Preston needs changing to stay the same…

Preston City Councillor Bill Shannon, (LibDem, Ingol), has set out why he believes the city council requires serious reform if it is to survive in the long-term. In short, Cllr. Shannon believes Preston can no longer remain as a mid-sized unit on the banks of the River Ribble, constrained by the compromise boundaries drawn around it forty-ish years ago.

Whilst disagreeing with Cllr. Shannon on certain subjects I won’t go into here, he’s absolutely right about the future of our city. For Preston to survive, it needs to change, and that means a slow but sure process of amalgamating services as a precursor to full merger with neighbouring administrations.

The fix-and-fudge of local government reform generations ago has left its mark across the country, particularly England where there’s been less change than in either Scotland or Wales. Almost all the local authorities created in the 1970s as a compromise position to the contentious Redcliffe-Maud report remain in place today, their sizes and shapes unmoved despite mammoth changes in population, work-load and responsibilities, employment and the like.

Nobody in Manchester, for example, can fully explain why the council area is such an elongated blob. Of course cynics can suggest plenty of reasons – it kept out largely Tory-leaning bits in Trafford and the semi-rural north, it ensured the Airport and its growth area had to use the “Manchester” name, and so on. Generations away from the map redrawing, the reality on the ground is a population almost unrelated to the official demarcation lines.

Preston, like Manchester, is a city constrained by the flicks of an administrator’s pencil. The city doesn’t stop at the Ribble; people who live to the south are no less “Prestonian”, or less likely to work in Preston, on the grounds of living on the opposite side of an arbitrary border.  The reality of life in this part of Lancashire has seen Preston grow in stature and relevance, and all within the lines of a borough decided upon on a coin-toss in the 1970s.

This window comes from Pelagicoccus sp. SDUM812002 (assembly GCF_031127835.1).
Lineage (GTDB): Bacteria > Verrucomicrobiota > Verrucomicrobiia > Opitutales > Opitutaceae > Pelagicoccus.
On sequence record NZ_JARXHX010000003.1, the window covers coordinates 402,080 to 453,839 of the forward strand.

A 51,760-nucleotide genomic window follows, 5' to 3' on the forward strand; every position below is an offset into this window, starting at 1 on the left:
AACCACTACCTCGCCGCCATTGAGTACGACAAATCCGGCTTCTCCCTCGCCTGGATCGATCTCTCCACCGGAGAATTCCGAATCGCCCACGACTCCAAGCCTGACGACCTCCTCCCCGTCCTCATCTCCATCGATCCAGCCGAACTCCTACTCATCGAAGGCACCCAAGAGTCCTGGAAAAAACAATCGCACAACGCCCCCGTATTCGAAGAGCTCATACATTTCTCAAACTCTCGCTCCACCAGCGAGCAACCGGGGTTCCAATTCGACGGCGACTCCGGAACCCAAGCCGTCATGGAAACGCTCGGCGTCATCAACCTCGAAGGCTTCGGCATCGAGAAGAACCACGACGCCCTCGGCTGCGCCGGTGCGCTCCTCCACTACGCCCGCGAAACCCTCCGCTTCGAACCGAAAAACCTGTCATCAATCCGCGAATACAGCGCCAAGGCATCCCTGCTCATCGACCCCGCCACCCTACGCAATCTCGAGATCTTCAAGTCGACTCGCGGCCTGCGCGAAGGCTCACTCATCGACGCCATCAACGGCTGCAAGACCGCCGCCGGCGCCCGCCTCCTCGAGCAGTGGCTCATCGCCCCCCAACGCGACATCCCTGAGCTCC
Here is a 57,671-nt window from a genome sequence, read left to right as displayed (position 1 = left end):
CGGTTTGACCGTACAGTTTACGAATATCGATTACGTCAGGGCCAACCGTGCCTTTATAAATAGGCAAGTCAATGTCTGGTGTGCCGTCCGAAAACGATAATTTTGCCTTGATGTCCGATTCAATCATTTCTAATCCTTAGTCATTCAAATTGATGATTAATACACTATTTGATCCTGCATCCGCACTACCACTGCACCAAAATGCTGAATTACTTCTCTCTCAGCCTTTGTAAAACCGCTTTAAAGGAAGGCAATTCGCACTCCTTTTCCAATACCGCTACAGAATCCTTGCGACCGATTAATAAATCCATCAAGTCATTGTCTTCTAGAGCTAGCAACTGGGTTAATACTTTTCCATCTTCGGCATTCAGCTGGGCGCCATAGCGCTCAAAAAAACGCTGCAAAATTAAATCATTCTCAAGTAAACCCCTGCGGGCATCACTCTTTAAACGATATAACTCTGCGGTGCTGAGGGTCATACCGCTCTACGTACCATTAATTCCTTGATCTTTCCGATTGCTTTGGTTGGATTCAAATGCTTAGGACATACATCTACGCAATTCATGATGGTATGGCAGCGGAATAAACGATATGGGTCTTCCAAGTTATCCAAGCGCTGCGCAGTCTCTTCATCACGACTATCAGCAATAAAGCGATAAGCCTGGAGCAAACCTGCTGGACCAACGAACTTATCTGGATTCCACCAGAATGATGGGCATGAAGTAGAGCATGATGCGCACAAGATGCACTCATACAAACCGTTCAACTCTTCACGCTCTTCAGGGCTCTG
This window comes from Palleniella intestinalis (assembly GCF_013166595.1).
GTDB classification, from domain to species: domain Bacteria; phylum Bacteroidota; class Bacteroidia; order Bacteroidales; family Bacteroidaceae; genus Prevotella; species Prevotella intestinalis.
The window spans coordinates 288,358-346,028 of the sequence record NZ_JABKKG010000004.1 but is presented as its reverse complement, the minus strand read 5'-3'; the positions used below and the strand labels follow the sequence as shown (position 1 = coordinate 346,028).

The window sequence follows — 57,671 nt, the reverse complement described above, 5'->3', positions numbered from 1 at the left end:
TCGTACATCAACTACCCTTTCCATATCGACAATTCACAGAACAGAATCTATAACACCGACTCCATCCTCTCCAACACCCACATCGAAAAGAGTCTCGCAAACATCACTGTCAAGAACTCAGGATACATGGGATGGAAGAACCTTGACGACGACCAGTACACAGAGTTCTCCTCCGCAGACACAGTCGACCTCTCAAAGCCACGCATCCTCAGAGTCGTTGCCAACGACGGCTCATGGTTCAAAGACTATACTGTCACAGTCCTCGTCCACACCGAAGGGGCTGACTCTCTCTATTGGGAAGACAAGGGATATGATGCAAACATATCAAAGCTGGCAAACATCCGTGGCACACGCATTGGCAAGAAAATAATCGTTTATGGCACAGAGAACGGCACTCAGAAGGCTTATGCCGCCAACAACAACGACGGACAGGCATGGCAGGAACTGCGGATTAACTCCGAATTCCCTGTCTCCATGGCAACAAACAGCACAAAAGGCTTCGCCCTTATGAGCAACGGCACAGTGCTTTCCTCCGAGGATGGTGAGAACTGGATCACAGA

The financial consequence for the city and its people is profound and dangerous. The only way to safeguard the integrity of Preston, and to ensure the financial security for the services provided for people who live here, is to be bold on the manner in which administrations are formed.

Cllr. Shannon builds a two-step process. Initially councils need to share services, cutting back on duplication which builds up in the everyday processes of providing day-to-day services. As Preston is a two-tier city, served by 57 city councillors and ten County Councillors, there’s plenty of duplication amongst the administrative scaffolding around the representative buildings housed here. Numerous towns and cities across the country are dealing with the Government’s budget slashing by sharing services, and this process can only continue.

The next step, hinted at in Cllr. Shannon’s statement, is a full merger with neighbouring authorities, and is something I’ve always supported. It’s not enough for back-room staff in Preston to work alongside those in the Boroughs of Fylde and South Ribble. Preston is an economic possibility stifled by its status, locked in by suspicious and cynical council leaders in neighbouring towns.

The modern economic reality is too serious for such parochialism. Our city boundaries need to respect that work, study and play in this part of Central Lancashire is no longer respectful of invisible lines drawn on across rivers and along roads. There’s no legitimate reason for South Ribble, Chorley or Fylde being separate when hundreds of thousands of residents already treat Preston as their “hub” for employment, university or college study, or social/piss-up outpost. There’s no legitimate reason why, having cooperated in reducing costs by merging backroom jobs, local councils can’t take the natural step to amalgamate.

My principle is “sphere of influence”. If you live in Tarleton, you’re within the Southport “sphere of influence”, only to be denied by the decision to create Sefton in the 1970s. Preston suffers the same – thousands of potential workers, students, and wealth creators living in Bamber Bridge, Leyland, Chorley, Kirkham, Lytham, all denied by an arbitrary line on a map.

Let’s respect opportunity more than geography. I’ve no time for the types in historic county organisations who wish to reclaim parts of the world which have no existed in forty or more years. I don’t accept calls to “bring back” such places as Middlesex or Westmorland, no more than I do any request to scrap decimal currency.